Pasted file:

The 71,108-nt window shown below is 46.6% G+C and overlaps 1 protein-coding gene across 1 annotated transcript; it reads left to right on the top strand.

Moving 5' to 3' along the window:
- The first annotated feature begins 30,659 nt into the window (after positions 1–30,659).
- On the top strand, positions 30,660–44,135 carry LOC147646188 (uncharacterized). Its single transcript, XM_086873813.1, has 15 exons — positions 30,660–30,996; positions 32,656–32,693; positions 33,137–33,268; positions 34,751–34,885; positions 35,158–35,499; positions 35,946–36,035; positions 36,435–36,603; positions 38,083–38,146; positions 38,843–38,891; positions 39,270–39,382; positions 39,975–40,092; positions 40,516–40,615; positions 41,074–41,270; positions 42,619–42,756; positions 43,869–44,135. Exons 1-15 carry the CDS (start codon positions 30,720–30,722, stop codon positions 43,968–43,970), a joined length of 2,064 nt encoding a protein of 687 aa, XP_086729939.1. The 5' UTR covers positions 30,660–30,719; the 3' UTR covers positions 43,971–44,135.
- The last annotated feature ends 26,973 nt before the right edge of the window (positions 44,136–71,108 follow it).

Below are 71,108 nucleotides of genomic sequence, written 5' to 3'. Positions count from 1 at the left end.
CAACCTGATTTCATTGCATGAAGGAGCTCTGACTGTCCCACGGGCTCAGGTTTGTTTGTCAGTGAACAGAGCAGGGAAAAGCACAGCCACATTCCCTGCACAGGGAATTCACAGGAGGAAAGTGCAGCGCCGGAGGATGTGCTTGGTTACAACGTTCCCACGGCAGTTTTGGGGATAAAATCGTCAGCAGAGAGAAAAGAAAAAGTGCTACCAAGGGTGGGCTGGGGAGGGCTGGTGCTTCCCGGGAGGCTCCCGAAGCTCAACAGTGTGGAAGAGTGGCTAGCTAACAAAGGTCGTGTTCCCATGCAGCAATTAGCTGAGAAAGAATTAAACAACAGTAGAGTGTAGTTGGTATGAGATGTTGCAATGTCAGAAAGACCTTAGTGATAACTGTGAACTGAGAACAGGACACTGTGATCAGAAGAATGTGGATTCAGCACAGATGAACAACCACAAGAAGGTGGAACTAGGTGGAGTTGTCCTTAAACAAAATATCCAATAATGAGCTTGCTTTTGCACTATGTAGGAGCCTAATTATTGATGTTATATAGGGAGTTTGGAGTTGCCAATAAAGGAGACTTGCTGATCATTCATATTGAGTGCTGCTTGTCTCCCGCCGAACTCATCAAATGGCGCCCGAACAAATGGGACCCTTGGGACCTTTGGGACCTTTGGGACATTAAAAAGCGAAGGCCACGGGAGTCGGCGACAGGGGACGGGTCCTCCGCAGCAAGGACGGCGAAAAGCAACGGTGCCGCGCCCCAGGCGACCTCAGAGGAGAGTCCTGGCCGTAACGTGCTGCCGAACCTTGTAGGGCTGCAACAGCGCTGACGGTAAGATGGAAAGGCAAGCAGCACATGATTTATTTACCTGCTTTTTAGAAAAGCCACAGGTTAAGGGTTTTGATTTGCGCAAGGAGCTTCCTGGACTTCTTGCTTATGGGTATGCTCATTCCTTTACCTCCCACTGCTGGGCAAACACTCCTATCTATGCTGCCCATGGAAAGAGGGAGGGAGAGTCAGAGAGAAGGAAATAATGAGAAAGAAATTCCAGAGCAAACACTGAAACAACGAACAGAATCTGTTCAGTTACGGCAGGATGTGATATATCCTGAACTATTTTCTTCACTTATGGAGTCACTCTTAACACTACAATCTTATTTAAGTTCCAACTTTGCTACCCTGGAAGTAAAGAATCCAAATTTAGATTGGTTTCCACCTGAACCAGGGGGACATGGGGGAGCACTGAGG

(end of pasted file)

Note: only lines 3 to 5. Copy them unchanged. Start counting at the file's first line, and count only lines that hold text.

- The first annotated feature begins 30,659 nt into the window (after positions 1–30,659).
- On the top strand, positions 30,660–44,135 carry LOC147646188 (uncharacterized). Its single transcript, XM_086873813.1, has 15 exons — positions 30,660–30,996; positions 32,656–32,693; positions 33,137–33,268; positions 34,751–34,885; positions 35,158–35,499; positions 35,946–36,035; positions 36,435–36,603; positions 38,083–38,146; positions 38,843–38,891; positions 39,270–39,382; positions 39,975–40,092; positions 40,516–40,615; positions 41,074–41,270; positions 42,619–42,756; positions 43,869–44,135. Exons 1-15 carry the CDS (start codon positions 30,720–30,722, stop codon positions 43,968–43,970), a joined length of 2,064 nt encoding a protein of 687 aa, XP_086729939.1. The 5' UTR covers positions 30,660–30,719; the 3' UTR covers positions 43,971–44,135.
- The last annotated feature ends 26,973 nt before the right edge of the window (positions 44,136–71,108 follow it).